Senate Agriculture Committee Chairman Pat Roberts, R-Kan., told reporters Sunday at the American Farm Bureau Federation annual meeting that his committee will schedule hearings on trade and climate change in the near future.
On climate, Roberts said the hearing will look at various issues. He pointed to the array of impacts of warmer temperatures.
"I think it's an opportunity and a challenge. We're going to look over several hills. We're going to look at the long-game situation. I'm referring to agricultural research. I'm referring to the access to technology that the farmers have to have."
Roberts also noted there are areas of northeast Kansas where farmers are getting 100-bushel wheat. "I didn't think that was possible back in the day, back when we has 20, 30, 40 (bushels), you can see what's happened. It's like the Norman Borlaug situation with India and golden wheat saving the lives of a billion people."
Robert also implied the warmer temperatures could reverse.
"If we continue to see a warming trend with climate change, it could go the other way, we at least have to keep up with that to be able to give the farmers a reasonable opportunity to compete," Roberts said.
Last year, during wildfires in Kansas, Roberts lamented what Mother Nature had done to his state because of wildfires.
He also noted Senate Agriculture Committee Ranking Member Debbie Stabenow may have other ideas about the climate and trade hearings.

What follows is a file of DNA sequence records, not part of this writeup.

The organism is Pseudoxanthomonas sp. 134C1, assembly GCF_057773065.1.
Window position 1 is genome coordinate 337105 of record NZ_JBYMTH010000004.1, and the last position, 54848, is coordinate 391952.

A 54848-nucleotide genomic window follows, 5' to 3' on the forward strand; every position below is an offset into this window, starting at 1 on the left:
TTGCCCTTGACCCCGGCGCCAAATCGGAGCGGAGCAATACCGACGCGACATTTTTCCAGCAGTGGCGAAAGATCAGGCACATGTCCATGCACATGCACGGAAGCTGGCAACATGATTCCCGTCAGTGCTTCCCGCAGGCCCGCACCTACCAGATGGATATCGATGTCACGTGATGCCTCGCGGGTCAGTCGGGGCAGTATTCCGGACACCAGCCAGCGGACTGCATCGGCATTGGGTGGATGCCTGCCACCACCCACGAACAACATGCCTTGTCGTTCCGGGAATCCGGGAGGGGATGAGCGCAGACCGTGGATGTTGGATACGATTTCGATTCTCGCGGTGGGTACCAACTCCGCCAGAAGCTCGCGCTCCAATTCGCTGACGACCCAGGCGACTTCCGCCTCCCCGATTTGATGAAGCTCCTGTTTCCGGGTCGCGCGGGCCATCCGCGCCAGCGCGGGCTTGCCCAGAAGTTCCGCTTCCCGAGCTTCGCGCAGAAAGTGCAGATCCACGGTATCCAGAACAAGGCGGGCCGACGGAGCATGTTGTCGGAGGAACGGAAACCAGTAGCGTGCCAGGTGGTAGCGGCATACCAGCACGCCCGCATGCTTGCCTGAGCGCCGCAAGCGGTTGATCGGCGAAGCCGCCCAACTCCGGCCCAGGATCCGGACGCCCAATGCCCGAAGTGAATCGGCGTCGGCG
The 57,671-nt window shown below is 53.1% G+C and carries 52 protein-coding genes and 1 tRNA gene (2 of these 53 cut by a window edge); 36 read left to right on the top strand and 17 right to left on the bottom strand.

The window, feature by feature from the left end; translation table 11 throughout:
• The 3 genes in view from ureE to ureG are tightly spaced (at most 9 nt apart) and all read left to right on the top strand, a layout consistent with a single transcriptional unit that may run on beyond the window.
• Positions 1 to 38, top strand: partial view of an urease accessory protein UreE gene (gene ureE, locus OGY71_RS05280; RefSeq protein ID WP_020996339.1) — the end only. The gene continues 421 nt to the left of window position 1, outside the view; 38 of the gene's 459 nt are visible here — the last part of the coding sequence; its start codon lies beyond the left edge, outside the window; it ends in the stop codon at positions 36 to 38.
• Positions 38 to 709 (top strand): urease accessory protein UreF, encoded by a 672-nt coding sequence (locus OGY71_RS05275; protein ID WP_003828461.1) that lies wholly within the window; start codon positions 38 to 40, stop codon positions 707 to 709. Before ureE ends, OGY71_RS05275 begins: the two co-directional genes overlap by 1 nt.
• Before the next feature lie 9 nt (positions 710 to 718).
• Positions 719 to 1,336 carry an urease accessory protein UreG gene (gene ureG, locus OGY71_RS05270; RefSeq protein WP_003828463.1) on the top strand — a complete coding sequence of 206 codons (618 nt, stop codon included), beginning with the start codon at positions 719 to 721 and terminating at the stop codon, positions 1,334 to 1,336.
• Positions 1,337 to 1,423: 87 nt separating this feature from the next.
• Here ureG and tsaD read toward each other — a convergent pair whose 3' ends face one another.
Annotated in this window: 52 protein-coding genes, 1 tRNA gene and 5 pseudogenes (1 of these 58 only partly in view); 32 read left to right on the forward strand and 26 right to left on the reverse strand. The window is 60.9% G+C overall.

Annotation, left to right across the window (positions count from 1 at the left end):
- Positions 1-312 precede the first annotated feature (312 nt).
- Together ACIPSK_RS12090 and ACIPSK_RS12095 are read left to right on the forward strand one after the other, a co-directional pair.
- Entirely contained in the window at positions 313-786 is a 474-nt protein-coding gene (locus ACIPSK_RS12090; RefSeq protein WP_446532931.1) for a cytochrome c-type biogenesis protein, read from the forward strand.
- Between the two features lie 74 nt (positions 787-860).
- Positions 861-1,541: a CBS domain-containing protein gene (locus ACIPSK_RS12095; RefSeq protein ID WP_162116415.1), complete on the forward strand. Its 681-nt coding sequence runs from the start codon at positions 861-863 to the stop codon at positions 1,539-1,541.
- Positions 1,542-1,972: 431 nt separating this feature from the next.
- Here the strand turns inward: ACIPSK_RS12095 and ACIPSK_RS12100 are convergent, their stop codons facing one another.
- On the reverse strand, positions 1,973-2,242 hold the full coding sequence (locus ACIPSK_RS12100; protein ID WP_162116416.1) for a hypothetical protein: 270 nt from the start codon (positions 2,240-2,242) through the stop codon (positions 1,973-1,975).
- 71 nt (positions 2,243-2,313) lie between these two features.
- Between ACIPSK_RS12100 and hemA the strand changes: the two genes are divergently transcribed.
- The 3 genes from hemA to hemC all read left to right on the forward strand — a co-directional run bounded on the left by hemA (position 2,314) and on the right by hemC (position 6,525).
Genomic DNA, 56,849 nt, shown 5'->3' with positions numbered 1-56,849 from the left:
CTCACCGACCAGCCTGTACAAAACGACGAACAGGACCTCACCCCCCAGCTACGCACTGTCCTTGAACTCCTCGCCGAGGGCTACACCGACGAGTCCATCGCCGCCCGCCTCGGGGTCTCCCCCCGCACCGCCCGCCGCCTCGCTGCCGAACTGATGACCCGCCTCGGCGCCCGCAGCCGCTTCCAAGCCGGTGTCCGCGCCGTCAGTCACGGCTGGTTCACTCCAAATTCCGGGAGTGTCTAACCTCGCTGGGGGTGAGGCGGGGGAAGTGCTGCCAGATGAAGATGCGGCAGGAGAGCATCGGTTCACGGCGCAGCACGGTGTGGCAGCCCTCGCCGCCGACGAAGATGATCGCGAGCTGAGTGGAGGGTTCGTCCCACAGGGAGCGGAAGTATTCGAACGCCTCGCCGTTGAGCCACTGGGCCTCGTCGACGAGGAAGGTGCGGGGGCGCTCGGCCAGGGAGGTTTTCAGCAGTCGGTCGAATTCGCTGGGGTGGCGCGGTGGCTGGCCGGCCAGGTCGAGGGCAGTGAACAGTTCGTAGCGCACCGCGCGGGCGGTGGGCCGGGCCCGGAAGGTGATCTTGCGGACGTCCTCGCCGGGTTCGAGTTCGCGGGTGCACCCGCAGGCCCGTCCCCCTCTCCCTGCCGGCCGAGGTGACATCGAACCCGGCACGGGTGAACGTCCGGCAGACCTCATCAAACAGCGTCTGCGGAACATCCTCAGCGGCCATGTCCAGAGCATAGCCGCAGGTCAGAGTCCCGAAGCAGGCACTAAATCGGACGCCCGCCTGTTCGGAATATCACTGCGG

Zippy Duvall, president of the American Farm Bureau Federation, was also asked about the possibility of climate action and policy coming out of Congress. AFBF has been largely resistant to policy on climate change, but Duvall seemed more open.
"We'll welcome the conversation, and agriculture will always step up and take our part of the responsibility," Duvall said. "I think where we get a little fatigued around the discussion about climate change, or however you want to list it, is everyone wants to blame agriculture. There are a lot of things that go on in our country or around the world that changes our climate, and agriculture is not the only one and probably not the biggest one either. So that's where we really get rubbed a little wrong with that, but I think it's going to give us the opportunity to bring sound science forward and what we think we're doing to contribute to it, but also look at the things we think we are doing to help and to offset some of the things. So I think it's an opportunity for us to bring sound science forward and talk about the facts."
Duvall also indicated farmers would like to see what benefits can be derived from carbon sequestration.
While the Senate Agriculture Committee has committed to a hearing, questions remain about the House. Politico Pro had an article Monday on the issue, quoting yours truly, in which House Ag Committee Chairman Collin Peterson, D-Minn., remains resistant to the idea of hearings on climate change. Peterson has told other news outlets that he doesn't see a point in hearings on climate change, but he will feel pressure in the new Congress to do something.
I told Politico Pro that Democrats in the 2009 fight on cap-and-trade failed to look at the benefits rural America brings in converting to renewable energy.
Chris Clayton can be reached at Chris.Clayton@dtn.com
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